The holidays are underway and your office may be a little less hectic due to staff vacations and family outings. So, it is a perfect time to capitalize on the “all is calm and bright” mood and place focus on your New Year marketing strategies. Let’s enter into the New Year with a prepared marketing strategy and content to keep your head space clear and focused.
Compose a content calendar
Prepare your Q1 blog and social media posts using a calendar format. Outlining what blogs and social media posts you want to share in January, February, and March will help you “see” holistically, how to craft content that speaks to the timeliness of the season. In your calendar, make note of where you want to distribute the content (e.g. your blog, newsletter, social media channels), and include any hashtags for social distribution.
For example, February is World Cancer Day, so you can use that as a springboard to write a blog post in February that shares stories of recovery to connect to your prospective donors. If appropriate, don’t forget to include a call to action (CTA) at the end of your blog posts to encourage readers to “learn more,” “download a guide,” or in most cases, “contact us” to volunteer or donate. The more value-add content you can provide, the better you will build trust and credibility with readers.
Research editorial opportunities
We find timing is critical when sending story ideas to reporters on behalf of our clients for news coverage, so an editorial calendar is a great guide to get you started. If you don’t have an outside marketing or PR partner helping you with media relations, December is the ideal time to research media outlet editorial schedules for the coming year. Most magazines and online news outlets publish editorial calendars, that is, calendars that detail feature story topics, publication dates and ad deadlines, to be published in their print and online issues. You will need to identify the top outlets where your target audiences are reading information about your company (or like-minded companies), then build a list of the priority outlets you want to target for coverage.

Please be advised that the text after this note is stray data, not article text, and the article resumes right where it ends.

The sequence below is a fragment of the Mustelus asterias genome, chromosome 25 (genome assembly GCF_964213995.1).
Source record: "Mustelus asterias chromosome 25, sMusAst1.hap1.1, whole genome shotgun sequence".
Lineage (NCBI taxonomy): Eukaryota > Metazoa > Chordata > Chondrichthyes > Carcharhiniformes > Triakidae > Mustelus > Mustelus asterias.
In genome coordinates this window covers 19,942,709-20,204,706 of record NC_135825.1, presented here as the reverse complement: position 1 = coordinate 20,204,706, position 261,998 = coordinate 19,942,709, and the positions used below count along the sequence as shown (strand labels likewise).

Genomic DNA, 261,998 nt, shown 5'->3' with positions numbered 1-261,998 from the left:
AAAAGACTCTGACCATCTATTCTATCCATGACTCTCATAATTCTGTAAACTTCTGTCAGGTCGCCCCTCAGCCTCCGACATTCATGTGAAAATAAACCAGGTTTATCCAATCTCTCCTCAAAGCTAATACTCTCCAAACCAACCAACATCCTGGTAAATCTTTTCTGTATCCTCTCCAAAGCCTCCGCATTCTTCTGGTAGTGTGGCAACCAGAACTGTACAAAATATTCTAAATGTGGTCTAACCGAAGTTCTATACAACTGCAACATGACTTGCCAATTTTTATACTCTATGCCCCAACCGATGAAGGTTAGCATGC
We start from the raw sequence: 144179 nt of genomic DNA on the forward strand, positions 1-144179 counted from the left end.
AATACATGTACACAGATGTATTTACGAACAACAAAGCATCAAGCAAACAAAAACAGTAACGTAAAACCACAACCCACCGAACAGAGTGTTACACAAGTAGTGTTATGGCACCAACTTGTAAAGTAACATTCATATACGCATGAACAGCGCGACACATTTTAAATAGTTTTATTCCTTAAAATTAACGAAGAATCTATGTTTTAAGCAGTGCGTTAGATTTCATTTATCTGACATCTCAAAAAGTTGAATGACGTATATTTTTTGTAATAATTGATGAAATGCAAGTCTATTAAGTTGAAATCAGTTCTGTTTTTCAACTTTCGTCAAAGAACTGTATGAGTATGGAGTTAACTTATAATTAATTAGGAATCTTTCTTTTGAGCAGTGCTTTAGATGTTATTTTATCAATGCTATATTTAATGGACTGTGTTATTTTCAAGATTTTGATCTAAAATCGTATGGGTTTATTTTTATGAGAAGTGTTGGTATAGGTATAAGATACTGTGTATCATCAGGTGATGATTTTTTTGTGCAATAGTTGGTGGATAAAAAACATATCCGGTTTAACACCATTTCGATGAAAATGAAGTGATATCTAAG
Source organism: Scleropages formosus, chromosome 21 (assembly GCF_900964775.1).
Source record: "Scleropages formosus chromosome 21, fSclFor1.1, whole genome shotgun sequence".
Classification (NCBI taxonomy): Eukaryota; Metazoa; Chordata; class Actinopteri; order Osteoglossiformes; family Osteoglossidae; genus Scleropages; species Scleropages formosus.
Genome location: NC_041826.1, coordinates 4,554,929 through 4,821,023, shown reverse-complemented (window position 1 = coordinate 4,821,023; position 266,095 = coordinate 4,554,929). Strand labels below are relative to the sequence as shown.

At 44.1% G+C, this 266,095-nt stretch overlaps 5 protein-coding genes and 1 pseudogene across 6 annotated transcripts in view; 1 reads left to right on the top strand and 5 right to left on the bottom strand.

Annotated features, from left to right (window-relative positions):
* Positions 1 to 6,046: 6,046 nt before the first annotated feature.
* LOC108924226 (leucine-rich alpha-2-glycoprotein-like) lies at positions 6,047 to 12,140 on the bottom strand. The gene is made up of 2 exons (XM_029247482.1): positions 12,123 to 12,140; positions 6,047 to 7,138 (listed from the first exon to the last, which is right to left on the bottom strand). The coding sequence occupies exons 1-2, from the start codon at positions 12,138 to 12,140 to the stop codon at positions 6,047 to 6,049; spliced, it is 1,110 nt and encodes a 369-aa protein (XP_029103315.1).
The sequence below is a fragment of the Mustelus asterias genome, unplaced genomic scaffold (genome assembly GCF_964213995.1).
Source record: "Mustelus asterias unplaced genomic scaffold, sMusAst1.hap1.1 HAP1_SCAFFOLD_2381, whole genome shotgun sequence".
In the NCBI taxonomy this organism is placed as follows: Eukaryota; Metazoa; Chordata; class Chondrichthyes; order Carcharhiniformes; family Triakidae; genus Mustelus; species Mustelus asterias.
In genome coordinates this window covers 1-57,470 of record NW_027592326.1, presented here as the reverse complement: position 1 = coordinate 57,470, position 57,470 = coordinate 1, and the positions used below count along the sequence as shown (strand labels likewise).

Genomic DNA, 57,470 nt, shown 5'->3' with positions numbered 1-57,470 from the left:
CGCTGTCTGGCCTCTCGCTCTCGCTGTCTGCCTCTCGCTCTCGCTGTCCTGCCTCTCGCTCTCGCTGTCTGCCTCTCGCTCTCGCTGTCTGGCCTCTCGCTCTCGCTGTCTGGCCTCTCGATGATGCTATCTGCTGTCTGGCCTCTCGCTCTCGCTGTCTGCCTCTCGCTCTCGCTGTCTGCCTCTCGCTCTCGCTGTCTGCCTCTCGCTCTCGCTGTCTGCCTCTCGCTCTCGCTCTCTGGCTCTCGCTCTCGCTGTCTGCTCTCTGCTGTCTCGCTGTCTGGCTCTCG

We find an excel spreadsheet works best in terms of cost-effective ways to manage your findings. Note details like outlet name, topic, description of the topic, ad deadline date, and publication date. Then, chronologically order by the nearest deadline to inform your media outreach efforts in the New Year. Finally, we recommend using the ad deadline date as a benchmark to inform when you should pitch media–usually big media outlets start editorial planning 3-6 months in advance. For example, if a story ad deadline is June 2018, you should start pitching the reporter in January 2018, with follow ups throughout the month and into February. Better to be ahead of the game, than behind it!
Plan your newsletters
Think about what you want your newsletters to do for you. When you send them out, what do you want your email recipients to do; how do you want them to react; how will you get them to open it? Start by creating themes or topics month to month. We find that by “theming” newsletters, it allows our clients to focus on a specific type of content and prevents a scattershot smorgasbord approach, where clients include everything they’ve ever written in one LONG email.